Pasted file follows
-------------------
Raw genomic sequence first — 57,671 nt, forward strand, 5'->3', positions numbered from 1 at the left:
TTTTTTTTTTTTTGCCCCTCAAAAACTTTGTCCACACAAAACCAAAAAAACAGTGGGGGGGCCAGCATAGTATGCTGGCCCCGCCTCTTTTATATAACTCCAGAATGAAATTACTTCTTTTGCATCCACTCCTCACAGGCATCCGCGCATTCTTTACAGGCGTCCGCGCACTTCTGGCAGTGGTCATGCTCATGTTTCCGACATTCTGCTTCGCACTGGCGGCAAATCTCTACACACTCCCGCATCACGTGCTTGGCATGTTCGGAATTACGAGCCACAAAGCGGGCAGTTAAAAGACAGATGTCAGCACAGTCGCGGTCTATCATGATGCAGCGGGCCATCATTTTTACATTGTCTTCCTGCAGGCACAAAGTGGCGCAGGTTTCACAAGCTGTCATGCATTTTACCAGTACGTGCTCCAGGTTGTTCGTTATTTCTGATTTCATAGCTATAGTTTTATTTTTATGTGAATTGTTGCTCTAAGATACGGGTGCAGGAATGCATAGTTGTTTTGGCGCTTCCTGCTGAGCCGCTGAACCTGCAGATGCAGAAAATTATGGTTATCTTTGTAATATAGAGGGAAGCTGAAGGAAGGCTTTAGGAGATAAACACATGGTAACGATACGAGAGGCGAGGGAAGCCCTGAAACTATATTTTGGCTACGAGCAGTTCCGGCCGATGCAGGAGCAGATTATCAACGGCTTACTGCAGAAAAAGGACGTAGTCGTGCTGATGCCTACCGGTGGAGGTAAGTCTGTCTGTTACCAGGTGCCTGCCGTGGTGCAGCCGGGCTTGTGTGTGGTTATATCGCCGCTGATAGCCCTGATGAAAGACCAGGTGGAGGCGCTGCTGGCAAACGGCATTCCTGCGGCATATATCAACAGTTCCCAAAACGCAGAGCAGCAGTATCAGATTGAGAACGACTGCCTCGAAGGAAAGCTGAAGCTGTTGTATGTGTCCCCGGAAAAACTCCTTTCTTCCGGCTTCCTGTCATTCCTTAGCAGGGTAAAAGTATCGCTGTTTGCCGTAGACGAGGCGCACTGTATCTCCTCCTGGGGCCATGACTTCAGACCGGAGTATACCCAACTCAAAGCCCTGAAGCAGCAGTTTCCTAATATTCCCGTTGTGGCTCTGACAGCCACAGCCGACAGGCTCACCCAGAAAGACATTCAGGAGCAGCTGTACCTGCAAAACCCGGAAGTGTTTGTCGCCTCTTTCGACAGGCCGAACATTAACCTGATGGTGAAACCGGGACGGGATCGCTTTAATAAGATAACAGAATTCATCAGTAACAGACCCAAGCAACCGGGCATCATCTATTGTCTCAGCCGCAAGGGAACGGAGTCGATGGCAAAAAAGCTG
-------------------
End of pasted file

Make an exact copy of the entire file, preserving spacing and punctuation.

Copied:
Raw genomic sequence first — 57,671 nt, forward strand, 5'->3', positions numbered from 1 at the left:
TTTTTTTTTTTTTGCCCCTCAAAAACTTTGTCCACACAAAACCAAAAAAACAGTGGGGGGGCCAGCATAGTATGCTGGCCCCGCCTCTTTTATATAACTCCAGAATGAAATTACTTCTTTTGCATCCACTCCTCACAGGCATCCGCGCATTCTTTACAGGCGTCCGCGCACTTCTGGCAGTGGTCATGCTCATGTTTCCGACATTCTGCTTCGCACTGGCGGCAAATCTCTACACACTCCCGCATCACGTGCTTGGCATGTTCGGAATTACGAGCCACAAAGCGGGCAGTTAAAAGACAGATGTCAGCACAGTCGCGGTCTATCATGATGCAGCGGGCCATCATTTTTACATTGTCTTCCTGCAGGCACAAAGTGGCGCAGGTTTCACAAGCTGTCATGCATTTTACCAGTACGTGCTCCAGGTTGTTCGTTATTTCTGATTTCATAGCTATAGTTTTATTTTTATGTGAATTGTTGCTCTAAGATACGGGTGCAGGAATGCATAGTTGTTTTGGCGCTTCCTGCTGAGCCGCTGAACCTGCAGATGCAGAAAATTATGGTTATCTTTGTAATATAGAGGGAAGCTGAAGGAAGGCTTTAGGAGATAAACACATGGTAACGATACGAGAGGCGAGGGAAGCCCTGAAACTATATTTTGGCTACGAGCAGTTCCGGCCGATGCAGGAGCAGATTATCAACGGCTTACTGCAGAAAAAGGACGTAGTCGTGCTGATGCCTACCGGTGGAGGTAAGTCTGTCTGTTACCAGGTGCCTGCCGTGGTGCAGCCGGGCTTGTGTGTGGTTATATCGCCGCTGATAGCCCTGATGAAAGACCAGGTGGAGGCGCTGCTGGCAAACGGCATTCCTGCGGCATATATCAACAGTTCCCAAAACGCAGAGCAGCAGTATCAGATTGAGAACGACTGCCTCGAAGGAAAGCTGAAGCTGTTGTATGTGTCCCCGGAAAAACTCCTTTCTTCCGGCTTCCTGTCATTCCTTAGCAGGGTAAAAGTATCGCTGTTTGCCGTAGACGAGGCGCACTGTATCTCCTCCTGGGGCCATGACTTCAGACCGGAGTATACCCAACTCAAAGCCCTGAAGCAGCAGTTTCCTAATATTCCCGTTGTGGCTCTGACAGCCACAGCCGACAGGCTCACCCAGAAAGACATTCAGGAGCAGCTGTACCTGCAAAACCCGGAAGTGTTTGTCGCCTCTTTCGACAGGCCGAACATTAACCTGATGGTGAAACCGGGACGGGATCGCTTTAATAAGATAACAGAATTCATCAGTAACAGACCCAAGCAACCGGGCATCATCTATTGTCTCAGCCGCAAGGGAACGGAGTCGATGGCAAAAAAGCTG